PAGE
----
Egyptians Called It The Plant of Immortality, This is What Aloe Vera Does In Your Body!
Aloe Vera is a plant with a wide array of medicinal properties. Due to this, it has been known as the plant of immortality and as the wand of heaven to the Native Americans.
It can be grown in the commodity of your home and used in the case of minor wounds, scrapes, cuts, and burns. Yet, it offers, even more, benefits if used internally.
This miraculous plant contains more than 200 biologically active, naturally occurring constituents, such as amino acids, polysaccharides, enzymes, vitamins, and minerals that help the absorption of the nutrients.
According to the Journal of Environmental Science and Health, aloe vera also possesses anti-bacterial, anti-viral, and anti-fungal properties that assist the immune system in cleansing the body of toxins and invading pathogens. But that isn’t all aloe vera juice/gel has to offer.
Aloe vera has loads of minerals including calcium, magnesium, zinc, chromium, selenium, sodium, iron, potassium, copper, and manganese. These minerals work together to boost metabolic pathways.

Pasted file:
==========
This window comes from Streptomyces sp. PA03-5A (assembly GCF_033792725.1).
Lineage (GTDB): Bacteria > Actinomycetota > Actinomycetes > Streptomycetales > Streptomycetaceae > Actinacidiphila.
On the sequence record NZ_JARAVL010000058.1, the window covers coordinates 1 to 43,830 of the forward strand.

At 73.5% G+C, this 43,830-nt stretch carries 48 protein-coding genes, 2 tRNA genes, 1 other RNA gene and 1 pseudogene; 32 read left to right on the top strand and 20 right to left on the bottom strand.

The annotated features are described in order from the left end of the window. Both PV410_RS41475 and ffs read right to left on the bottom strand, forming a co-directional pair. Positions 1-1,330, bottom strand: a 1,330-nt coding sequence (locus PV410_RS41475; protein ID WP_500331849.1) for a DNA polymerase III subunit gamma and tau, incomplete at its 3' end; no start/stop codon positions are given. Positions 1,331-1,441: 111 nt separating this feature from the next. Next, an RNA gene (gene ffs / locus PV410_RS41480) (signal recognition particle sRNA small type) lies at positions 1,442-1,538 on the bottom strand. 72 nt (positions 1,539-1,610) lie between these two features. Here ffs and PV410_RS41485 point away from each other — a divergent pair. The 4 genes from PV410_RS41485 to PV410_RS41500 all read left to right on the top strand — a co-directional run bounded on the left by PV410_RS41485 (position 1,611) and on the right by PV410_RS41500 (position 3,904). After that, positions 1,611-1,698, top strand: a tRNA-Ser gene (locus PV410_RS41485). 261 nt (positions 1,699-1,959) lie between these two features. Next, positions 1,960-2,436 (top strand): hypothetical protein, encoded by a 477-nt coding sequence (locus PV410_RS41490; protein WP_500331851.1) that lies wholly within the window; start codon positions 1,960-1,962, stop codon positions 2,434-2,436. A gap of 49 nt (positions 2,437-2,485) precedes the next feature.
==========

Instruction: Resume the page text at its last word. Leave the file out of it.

One study showed that aloe vera actually contains vitamin B12, which is required for the production of red blood cells. That would be great news for vegetarians and vegans in particular, who often do not get adequate amounts of B12 through their regular diet.
Aloe vera contains important enzymes like amylase and lipase which can aid in digestion by breaking down fat and sugar molecules. One molecule in particular, Bradykinase, helps to reduce inflammation.
It also includes 20 of the 22 essential amino acids needed by the body, as well as salicylic acid, which treats inflammation and fights bacteria.
Other Uses for Aloe
Aside from being an excellent body cleanser, removing toxic matter from the stomach, kidneys, spleen, bladder, liver, and colon, aloe can also offer effective relief from more immediate ailments, such as indigestion, upset stomach, ulcers, and gut inflammation. It also strengthens the digestive tract and alleviates joint inflammation, making it a great option for arthritis sufferers.
How to Take Aloe?
Aloe can be consumed straight from the plant, but the easiest and most palatable option is probably aloe juice, which you can find in most health food stores. You can also buy the leaves from many common grocery stores, or harvest your own and juice them yourself.
You can buy the juice and mix it into your juices and smoothies or just drink it straight up. Make sure you are buying pure aloe juice/gel, which is made from either the whole leaf or just the inner filet. It does have a somewhat bitter taste though, so you may want to include other things. On the bottle you can find specific dosing instructions, but it would be wise to talk to a natural health expert or do some research to find instructions on specific dosing.